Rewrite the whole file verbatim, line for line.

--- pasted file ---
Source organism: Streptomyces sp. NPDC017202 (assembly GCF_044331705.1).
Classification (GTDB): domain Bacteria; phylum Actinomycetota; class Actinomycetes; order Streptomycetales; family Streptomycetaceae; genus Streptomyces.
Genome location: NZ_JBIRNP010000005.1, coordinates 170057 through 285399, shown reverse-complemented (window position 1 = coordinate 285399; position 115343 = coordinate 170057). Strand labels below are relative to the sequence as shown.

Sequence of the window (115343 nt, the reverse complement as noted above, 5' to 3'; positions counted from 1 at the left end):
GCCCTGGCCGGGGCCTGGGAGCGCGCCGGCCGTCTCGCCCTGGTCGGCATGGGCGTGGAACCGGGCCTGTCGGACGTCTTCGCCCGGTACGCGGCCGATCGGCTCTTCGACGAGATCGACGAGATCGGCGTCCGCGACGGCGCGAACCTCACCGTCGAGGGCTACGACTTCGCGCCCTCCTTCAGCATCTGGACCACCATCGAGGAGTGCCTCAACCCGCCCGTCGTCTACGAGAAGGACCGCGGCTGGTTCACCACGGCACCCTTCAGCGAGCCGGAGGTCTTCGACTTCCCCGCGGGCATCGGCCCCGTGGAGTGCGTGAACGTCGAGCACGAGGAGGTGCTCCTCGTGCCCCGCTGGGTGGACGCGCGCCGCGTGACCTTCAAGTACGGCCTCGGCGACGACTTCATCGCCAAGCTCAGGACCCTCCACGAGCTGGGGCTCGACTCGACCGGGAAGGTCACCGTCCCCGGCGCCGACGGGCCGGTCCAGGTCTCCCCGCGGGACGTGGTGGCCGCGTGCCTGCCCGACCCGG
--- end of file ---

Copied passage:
Source organism: Streptomyces sp. NPDC017202 (assembly GCF_044331705.1).
Classification (GTDB): domain Bacteria; phylum Actinomycetota; class Actinomycetes; order Streptomycetales; family Streptomycetaceae; genus Streptomyces.
Genome location: NZ_JBIRNP010000005.1, coordinates 170057 through 285399, shown reverse-complemented (window position 1 = coordinate 285399; position 115343 = coordinate 170057). Strand labels below are relative to the sequence as shown.

Sequence of the window (115343 nt, the reverse complement as noted above, 5' to 3'; positions counted from 1 at the left end):
GCCCTGGCCGGGGCCTGGGAGCGCGCCGGCCGTCTCGCCCTGGTCGGCATGGGCGTGGAACCGGGCCTGTCGGACGTCTTCGCCCGGTACGCGGCCGATCGGCTCTTCGACGAGATCGACGAGATCGGCGTCCGCGACGGCGCGAACCTCACCGTCGAGGGCTACGACTTCGCGCCCTCCTTCAGCATCTGGACCACCATCGAGGAGTGCCTCAACCCGCCCGTCGTCTACGAGAAGGACCGCGGCTGGTTCACCACGGCACCCTTCAGCGAGCCGGAGGTCTTCGACTTCCCCGCGGGCATCGGCCCCGTGGAGTGCGTGAACGTCGAGCACGAGGAGGTGCTCCTCGTGCCCCGCTGGGTGGACGCGCGCCGCGTGACCTTCAAGTACGGCCTCGGCGACGACTTCATCGCCAAGCTCAGGACCCTCCACGAGCTGGGGCTCGACTCGACCGGGAAGGTCACCGTCCCCGGCGCCGACGGGCCGGTCCAGGTCTCCCCGCGGGACGTGGTGGCCGCGTGCCTGCCCGACCCGG